Marcelis was involved in the whole design journey of the Varmblixt products, from the initial briefing to the packaging design phase. “I loved it, since I had a chance to look at all those behind the scene things that make Ikea uniquely Ikea”, she comments.
“It so thin!”, she says, pointing at the case of the “chandelier”, as she calls the pendant light. The designer explains how they managed to store the glass in the safest and yet more efficient way. The packaging itself – all the boxes surrounding us in the fancy Parisian basement where we’re talking – looks “iconic” to her. It was not just an exercise in style, a designer divertissement, since slimmest is the packaging, more sustainable the product. An aspect, that of sustainability, that’s crucial both to Marcelis and Ikea.
“It’s really important to have the designer involved”, says Anna Granath, Ikea Range & Design Manager Lighting, explaining that Sabine Marcelis and her team were in constant dialogue with Ikea construction, mechanical and the aforementioned packaging engineers. Throughout the Varmblixt development process they had in-depth conversations about even small but nonetheless relevant details of the products. “The part about being a designer that I love the most and why I really enjoy what I do is the problem solving on the production site”, comments Marcelis, saying that usually working with a brand means “making a sketch and then take on the rest” – and that’s why she usually avoids it.
This is part of the more elaborate explanation of the reasons why Sabine Marcelis, one of the most celebrated designers of her generation, known for her site-specific works or high-end limited editions, decided to collaborate with the consumer furniture brand par excellence. There’s more, as she remarks. “For me it’s not so much about Ikea, it’s more about the customer of Ikea”, she explains. Usually she works with really expensive materials and productions processes: for Marcelis, Varmblixt was the opportunity to test if she could replicate, using mass production materials, the “quality and sense of wonder” of her gallery works in pieces accessible to more people, not just rich collectors. A design challenge to reach out for a wider audience, but also a statement “that something inexpensive can be of good quality and value”, she says.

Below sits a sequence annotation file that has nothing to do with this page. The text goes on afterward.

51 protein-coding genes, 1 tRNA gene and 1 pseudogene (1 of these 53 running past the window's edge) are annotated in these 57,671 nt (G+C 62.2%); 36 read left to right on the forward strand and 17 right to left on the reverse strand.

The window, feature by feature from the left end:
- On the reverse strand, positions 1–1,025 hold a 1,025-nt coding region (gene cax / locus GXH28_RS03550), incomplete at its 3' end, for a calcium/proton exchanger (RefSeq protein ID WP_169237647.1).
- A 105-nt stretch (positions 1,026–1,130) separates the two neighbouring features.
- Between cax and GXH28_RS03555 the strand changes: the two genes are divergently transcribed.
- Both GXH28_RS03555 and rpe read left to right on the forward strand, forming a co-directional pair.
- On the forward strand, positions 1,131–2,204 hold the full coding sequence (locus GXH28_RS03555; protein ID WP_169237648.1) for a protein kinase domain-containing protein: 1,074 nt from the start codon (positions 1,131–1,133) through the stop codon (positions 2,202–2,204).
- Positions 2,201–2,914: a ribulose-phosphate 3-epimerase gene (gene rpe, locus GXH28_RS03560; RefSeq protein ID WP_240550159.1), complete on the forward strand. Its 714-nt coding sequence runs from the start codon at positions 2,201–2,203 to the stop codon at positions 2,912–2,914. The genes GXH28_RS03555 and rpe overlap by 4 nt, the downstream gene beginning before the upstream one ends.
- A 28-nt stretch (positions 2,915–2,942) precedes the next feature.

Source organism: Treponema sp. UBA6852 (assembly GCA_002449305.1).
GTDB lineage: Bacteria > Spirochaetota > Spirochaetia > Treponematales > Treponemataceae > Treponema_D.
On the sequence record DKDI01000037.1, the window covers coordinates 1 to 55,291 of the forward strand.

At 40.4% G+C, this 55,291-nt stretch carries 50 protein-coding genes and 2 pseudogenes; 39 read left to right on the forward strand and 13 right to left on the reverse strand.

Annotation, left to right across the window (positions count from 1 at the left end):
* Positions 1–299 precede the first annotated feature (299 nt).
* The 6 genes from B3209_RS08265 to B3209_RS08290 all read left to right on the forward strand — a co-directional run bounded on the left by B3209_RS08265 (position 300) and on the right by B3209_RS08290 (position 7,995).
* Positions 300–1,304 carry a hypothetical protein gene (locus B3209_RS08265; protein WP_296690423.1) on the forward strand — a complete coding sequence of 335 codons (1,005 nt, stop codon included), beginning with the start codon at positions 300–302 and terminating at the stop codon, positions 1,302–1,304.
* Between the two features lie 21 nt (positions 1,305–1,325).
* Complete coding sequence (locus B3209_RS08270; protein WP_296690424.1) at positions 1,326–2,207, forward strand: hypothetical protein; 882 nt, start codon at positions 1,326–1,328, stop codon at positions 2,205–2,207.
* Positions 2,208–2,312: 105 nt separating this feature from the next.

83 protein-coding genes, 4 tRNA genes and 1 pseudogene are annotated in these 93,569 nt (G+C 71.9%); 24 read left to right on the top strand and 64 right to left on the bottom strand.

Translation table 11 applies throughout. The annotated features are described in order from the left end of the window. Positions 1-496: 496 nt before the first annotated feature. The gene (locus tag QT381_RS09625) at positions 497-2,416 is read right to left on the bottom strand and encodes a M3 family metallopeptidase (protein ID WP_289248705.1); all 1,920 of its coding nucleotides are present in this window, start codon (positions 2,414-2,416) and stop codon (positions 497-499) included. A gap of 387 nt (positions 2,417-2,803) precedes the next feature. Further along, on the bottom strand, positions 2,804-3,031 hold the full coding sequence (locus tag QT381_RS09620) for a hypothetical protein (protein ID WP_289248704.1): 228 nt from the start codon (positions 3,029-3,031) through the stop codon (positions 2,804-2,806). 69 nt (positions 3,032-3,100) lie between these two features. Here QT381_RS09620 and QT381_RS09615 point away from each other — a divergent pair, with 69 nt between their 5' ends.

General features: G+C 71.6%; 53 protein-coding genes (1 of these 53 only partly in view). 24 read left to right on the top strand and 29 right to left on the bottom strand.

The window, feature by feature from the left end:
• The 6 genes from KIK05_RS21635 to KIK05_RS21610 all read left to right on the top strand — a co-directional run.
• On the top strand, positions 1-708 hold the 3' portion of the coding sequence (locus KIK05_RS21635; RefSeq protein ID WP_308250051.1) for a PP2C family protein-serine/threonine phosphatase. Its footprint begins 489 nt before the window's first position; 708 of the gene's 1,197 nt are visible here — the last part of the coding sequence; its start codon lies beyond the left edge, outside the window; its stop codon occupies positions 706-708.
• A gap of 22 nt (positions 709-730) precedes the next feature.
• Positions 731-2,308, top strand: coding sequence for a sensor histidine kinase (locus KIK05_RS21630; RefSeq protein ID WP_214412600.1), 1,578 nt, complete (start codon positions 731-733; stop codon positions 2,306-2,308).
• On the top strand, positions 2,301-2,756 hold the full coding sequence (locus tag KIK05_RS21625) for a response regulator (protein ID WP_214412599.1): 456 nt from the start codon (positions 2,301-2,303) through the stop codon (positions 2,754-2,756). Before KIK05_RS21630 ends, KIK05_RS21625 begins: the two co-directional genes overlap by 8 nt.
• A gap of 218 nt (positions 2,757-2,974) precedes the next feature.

Sabine Marcelis’s collection for Ikea was in fact made to stay. “I don’t like trends”, she explains, “and my effort is to design timeless pieces”. Of five lights presented with Varmblixt, four are permanently entering the brand’s portfolio.
There's also something more to come: Marcelis unveils that a small part of what she conceived ("more ore less the 5%") is not included in the collection’s first launch. And so, you can expect more products to be added to Varmblixt. “There’s still some details to be figured out, it will take some more time”, the designer says.
The Varmblixt collection will be launched in all IKEA markets in February 2023.